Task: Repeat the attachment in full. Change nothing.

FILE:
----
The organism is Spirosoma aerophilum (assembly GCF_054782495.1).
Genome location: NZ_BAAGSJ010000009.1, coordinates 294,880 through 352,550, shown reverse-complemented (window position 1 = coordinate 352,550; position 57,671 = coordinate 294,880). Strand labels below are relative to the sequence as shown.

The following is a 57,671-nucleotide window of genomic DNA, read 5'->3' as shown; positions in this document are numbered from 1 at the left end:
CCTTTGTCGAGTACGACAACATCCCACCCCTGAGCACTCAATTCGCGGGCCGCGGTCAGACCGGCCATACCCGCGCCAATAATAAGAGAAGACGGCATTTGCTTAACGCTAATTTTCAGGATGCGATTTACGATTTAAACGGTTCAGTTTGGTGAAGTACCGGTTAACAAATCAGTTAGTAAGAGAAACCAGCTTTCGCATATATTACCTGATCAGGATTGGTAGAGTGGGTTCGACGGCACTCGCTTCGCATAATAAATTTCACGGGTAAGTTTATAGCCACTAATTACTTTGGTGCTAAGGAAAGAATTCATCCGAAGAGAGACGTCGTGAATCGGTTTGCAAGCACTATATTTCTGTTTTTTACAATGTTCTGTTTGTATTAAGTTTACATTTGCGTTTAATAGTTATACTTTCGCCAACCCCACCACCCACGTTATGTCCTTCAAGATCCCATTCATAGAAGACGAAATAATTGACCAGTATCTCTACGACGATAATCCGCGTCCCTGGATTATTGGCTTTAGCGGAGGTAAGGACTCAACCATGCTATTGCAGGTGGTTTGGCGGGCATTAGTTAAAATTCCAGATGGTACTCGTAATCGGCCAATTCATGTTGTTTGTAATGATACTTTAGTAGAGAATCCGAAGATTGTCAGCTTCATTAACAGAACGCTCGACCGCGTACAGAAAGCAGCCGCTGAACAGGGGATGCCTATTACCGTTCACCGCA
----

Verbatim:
The organism is Spirosoma aerophilum (assembly GCF_054782495.1).
Genome location: NZ_BAAGSJ010000009.1, coordinates 294,880 through 352,550, shown reverse-complemented (window position 1 = coordinate 352,550; position 57,671 = coordinate 294,880). Strand labels below are relative to the sequence as shown.

The following is a 57,671-nucleotide window of genomic DNA, read 5'->3' as shown; positions in this document are numbered from 1 at the left end:
CCTTTGTCGAGTACGACAACATCCCACCCCTGAGCACTCAATTCGCGGGCCGCGGTCAGACCGGCCATACCCGCGCCAATAATAAGAGAAGACGGCATTTGCTTAACGCTAATTTTCAGGATGCGATTTACGATTTAAACGGTTCAGTTTGGTGAAGTACCGGTTAACAAATCAGTTAGTAAGAGAAACCAGCTTTCGCATATATTACCTGATCAGGATTGGTAGAGTGGGTTCGACGGCACTCGCTTCGCATAATAAATTTCACGGGTAAGTTTATAGCCACTAATTACTTTGGTGCTAAGGAAAGAATTCATCCGAAGAGAGACGTCGTGAATCGGTTTGCAAGCACTATATTTCTGTTTTTTACAATGTTCTGTTTGTATTAAGTTTACATTTGCGTTTAATAGTTATACTTTCGCCAACCCCACCACCCACGTTATGTCCTTCAAGATCCCATTCATAGAAGACGAAATAATTGACCAGTATCTCTACGACGATAATCCGCGTCCCTGGATTATTGGCTTTAGCGGAGGTAAGGACTCAACCATGCTATTGCAGGTGGTTTGGCGGGCATTAGTTAAAATTCCAGATGGTACTCGTAATCGGCCAATTCATGTTGTTTGTAATGATACTTTAGTAGAGAATCCGAAGATTGTCAGCTTCATTAACAGAACGCTCGACCGCGTACAGAAAGCAGCCGCTGAACAGGGGATGCCTATTACCGTTCACCGCA